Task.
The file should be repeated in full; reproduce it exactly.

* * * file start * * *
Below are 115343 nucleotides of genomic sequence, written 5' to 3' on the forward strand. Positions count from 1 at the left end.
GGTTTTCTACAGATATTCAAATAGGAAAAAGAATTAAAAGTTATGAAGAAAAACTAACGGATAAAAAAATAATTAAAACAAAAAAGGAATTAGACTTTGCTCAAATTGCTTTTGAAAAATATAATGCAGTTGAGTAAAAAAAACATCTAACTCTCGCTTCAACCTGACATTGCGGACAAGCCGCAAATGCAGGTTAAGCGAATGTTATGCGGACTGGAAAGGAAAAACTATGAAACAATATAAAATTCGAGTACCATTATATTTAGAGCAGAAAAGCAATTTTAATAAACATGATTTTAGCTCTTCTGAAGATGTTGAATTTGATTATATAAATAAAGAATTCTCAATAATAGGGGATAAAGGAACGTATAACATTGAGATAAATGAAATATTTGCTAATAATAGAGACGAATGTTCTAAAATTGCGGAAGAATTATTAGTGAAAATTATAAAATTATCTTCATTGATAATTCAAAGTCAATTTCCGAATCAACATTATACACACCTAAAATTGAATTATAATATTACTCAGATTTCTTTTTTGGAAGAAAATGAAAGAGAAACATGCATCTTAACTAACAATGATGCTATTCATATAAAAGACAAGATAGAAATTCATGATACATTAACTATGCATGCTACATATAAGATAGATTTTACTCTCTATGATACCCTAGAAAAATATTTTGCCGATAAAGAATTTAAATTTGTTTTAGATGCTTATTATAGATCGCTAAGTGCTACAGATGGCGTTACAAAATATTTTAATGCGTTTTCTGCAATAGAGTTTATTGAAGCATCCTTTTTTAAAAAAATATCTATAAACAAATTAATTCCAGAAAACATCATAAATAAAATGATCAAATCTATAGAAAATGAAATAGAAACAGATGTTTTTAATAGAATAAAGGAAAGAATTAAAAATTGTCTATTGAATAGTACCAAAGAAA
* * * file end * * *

Below are 115343 nucleotides of genomic sequence, written 5' to 3' on the forward strand. Positions count from 1 at the left end.
GGTTTTCTACAGATATTCAAATAGGAAAAAGAATTAAAAGTTATGAAGAAAAACTAACGGATAAAAAAATAATTAAAACAAAAAAGGAATTAGACTTTGCTCAAATTGCTTTTGAAAAATATAATGCAGTTGAGTAAAAAAAACATCTAACTCTCGCTTCAACCTGACATTGCGGACAAGCCGCAAATGCAGGTTAAGCGAATGTTATGCGGACTGGAAAGGAAAAACTATGAAACAATATAAAATTCGAGTACCATTATATTTAGAGCAGAAAAGCAATTTTAATAAACATGATTTTAGCTCTTCTGAAGATGTTGAATTTGATTATATAAATAAAGAATTCTCAATAATAGGGGATAAAGGAACGTATAACATTGAGATAAATGAAATATTTGCTAATAATAGAGACGAATGTTCTAAAATTGCGGAAGAATTATTAGTGAAAATTATAAAATTATCTTCATTGATAATTCAAAGTCAATTTCCGAATCAACATTATACACACCTAAAATTGAATTATAATATTACTCAGATTTCTTTTTTGGAAGAAAATGAAAGAGAAACATGCATCTTAACTAACAATGATGCTATTCATATAAAAGACAAGATAGAAATTCATGATACATTAACTATGCATGCTACATATAAGATAGATTTTACTCTCTATGATACCCTAGAAAAATATTTTGCCGATAAAGAATTTAAATTTGTTTTAGATGCTTATTATAGATCGCTAAGTGCTACAGATGGCGTTACAAAATATTTTAATGCGTTTTCTGCAATAGAGTTTATTGAAGCATCCTTTTTTAAAAAAATATCTATAAACAAATTAATTCCAGAAAACATCATAAATAAAATGATCAAATCTATAGAAAATGAAATAGAAACAGATGTTTTTAATAGAATAAAGGAAAGAATTAAAAATTGTCTATTGAATAGTACCAAAGAAA